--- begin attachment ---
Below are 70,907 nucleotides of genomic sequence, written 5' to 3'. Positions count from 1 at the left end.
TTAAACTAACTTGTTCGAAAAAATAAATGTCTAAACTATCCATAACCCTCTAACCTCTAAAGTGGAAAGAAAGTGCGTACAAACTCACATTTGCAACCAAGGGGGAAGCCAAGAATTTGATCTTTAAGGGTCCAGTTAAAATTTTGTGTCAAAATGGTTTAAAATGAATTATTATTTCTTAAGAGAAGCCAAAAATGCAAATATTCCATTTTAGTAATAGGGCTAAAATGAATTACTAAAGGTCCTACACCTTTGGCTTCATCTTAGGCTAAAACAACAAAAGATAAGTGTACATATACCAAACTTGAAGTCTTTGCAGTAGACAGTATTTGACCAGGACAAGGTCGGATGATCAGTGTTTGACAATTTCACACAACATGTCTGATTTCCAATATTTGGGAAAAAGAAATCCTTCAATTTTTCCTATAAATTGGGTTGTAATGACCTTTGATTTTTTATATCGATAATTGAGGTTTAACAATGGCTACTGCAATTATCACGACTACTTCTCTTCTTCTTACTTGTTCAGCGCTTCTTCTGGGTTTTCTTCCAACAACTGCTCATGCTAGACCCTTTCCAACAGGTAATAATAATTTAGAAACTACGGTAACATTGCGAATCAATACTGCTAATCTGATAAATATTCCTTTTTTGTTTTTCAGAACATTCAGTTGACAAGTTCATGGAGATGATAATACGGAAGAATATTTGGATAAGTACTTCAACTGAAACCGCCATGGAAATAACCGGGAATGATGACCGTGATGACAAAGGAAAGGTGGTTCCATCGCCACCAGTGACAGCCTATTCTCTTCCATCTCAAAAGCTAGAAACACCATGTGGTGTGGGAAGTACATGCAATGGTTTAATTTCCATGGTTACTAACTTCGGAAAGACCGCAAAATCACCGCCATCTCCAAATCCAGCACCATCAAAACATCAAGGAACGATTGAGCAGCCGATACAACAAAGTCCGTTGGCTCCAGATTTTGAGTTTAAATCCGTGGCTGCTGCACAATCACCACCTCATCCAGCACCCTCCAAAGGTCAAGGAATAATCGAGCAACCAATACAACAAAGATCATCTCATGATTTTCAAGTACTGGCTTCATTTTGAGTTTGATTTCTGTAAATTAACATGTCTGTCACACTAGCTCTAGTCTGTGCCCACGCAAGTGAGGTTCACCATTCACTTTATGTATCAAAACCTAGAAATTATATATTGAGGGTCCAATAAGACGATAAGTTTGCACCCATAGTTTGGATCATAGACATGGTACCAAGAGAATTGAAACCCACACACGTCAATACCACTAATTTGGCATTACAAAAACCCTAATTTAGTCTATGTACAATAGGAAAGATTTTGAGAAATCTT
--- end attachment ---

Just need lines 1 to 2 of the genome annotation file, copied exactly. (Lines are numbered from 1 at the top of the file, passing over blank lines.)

Below are 70,907 nucleotides of genomic sequence, written 5' to 3'. Positions count from 1 at the left end.
TTAAACTAACTTGTTCGAAAAAATAAATGTCTAAACTATCCATAACCCTCTAACCTCTAAAGTGGAAAGAAAGTGCGTACAAACTCACATTTGCAACCAAGGGGGAAGCCAAGAATTTGATCTTTAAGGGTCCAGTTAAAATTTTGTGTCAAAATGGTTTAAAATGAATTATTATTTCTTAAGAGAAGCCAAAAATGCAAATATTCCATTTTAGTAATAGGGCTAAAATGAATTACTAAAGGTCCTACACCTTTGGCTTCATCTTAGGCTAAAACAACAAAAGATAAGTGTACATATACCAAACTTGAAGTCTTTGCAGTAGACAGTATTTGACCAGGACAAGGTCGGATGATCAGTGTTTGACAATTTCACACAACATGTCTGATTTCCAATATTTGGGAAAAAGAAATCCTTCAATTTTTCCTATAAATTGGGTTGTAATGACCTTTGATTTTTTATATCGATAATTGAGGTTTAACAATGGCTACTGCAATTATCACGACTACTTCTCTTCTTCTTACTTGTTCAGCGCTTCTTCTGGGTTTTCTTCCAACAACTGCTCATGCTAGACCCTTTCCAACAGGTAATAATAATTTAGAAACTACGGTAACATTGCGAATCAATACTGCTAATCTGATAAATATTCCTTTTTTGTTTTTCAGAACATTCAGTTGACAAGTTCATGGAGATGATAATACGGAAGAATATTTGGATAAGTACTTCAACTGAAACCGCCATGGAAATAACCGGGAATGATGACCGTGATGACAAAGGAAAGGTGGTTCCATCGCCACCAGTGACAGCCTATTCTCTTCCATCTCAAAAGCTAGAAACACCATGTGGTGTGGGAAGTACATGCAATGGTTTAATTTCCATGGTTACTAACTTCGGAAAGACCGCAAAATCACCGCCATCTCCAAATCCAGCACCATCAAAACATCAAGGAACGATTGAGCAGCCGATACAACAAAGTCCGTTGGCTCCAGATTTTGAGTTTAAATCCGTGGCTGCTGCACAATCACCACCTCATCCAGCACCCTCCAAAGGTCAAGGAATAATCGAGCAACCAATACAACAAAGATCATCTCATGATTTTCAAGTACTGGCTTCATTTTGAGTTTGATTTCTGTAAATTAACATGTCTGTCACACTAGCTCTAGTCTGTGCCCACGCAAGTGAGGTTCACCATTCACTTTATGTATCAAAACCTAGAAATTATATATTGAGGGTCCAATAAGACGATAAGTTTGCACCCATAGTTTGGATCATAGACATGGTACCAAGAGAATTGAAACCCACACACGTCAATACCACTAATTTGGCATTACAAAAACCCTAATTTAGTCTATGTACAATAGGAAAGATTTTGAGAAATCTT